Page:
BIODEGRADATION: Chemicals in biodegradable food containers can leach into compost.

07. June 2019 | Waste | via


Long-lasting PFAS compounds could end up in plants that are later eaten by people (Credit: IGORISS/ISTOCK/GETTY IMAGES PLUS)

Composting biodegradable food containers cuts the amount of trash that gets sent to a landfill. But the practice may serve up some unintended consequences for human health, according to an article on

That’s because the items often contain perfluoroalkyl and polyfluoroalkyl substances, or PFAS, to help repel water and oil. These persistent chemicals can leach out of the packaging and end up in compost, researchers report May 29 in Environmental Science & Technology Letters. When that compost is used, PFAS could be taken up by plants and ultimately accumulate in the bodies of people, though the health effects are still unclear.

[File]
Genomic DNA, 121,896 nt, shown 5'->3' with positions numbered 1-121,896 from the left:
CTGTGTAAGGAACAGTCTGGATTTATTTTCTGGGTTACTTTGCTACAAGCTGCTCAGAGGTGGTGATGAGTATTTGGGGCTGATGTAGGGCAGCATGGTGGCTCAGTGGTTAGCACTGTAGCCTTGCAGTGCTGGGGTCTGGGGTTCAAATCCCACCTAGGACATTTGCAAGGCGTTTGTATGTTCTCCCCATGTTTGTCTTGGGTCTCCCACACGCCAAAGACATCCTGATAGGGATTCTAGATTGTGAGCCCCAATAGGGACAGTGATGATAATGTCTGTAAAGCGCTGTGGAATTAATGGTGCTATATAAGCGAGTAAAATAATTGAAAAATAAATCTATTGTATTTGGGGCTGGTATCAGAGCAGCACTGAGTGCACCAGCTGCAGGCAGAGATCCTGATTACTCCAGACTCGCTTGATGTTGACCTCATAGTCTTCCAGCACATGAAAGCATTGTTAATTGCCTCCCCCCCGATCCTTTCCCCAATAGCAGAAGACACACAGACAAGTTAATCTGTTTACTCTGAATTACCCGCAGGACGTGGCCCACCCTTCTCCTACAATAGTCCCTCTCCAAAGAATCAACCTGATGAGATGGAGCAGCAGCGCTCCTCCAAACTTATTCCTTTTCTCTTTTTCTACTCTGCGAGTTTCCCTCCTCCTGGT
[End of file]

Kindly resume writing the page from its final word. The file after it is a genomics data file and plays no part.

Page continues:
The scientists measured perfluoroalkyl acids, or PFAAs, a subset of PFAS formed by microbial degradation, in compost from 10 commercial facilities. Seven of these facilities accepted compostable food containers, and three didn’t. With the food containers in the mix, the team measured PFAAs at concentrations from about 29 to 76 micrograms per kilogram of compost, while compost from facilities that didn’t accept the containers contained less than 8 micrograms PFAAs per kilogram of compost.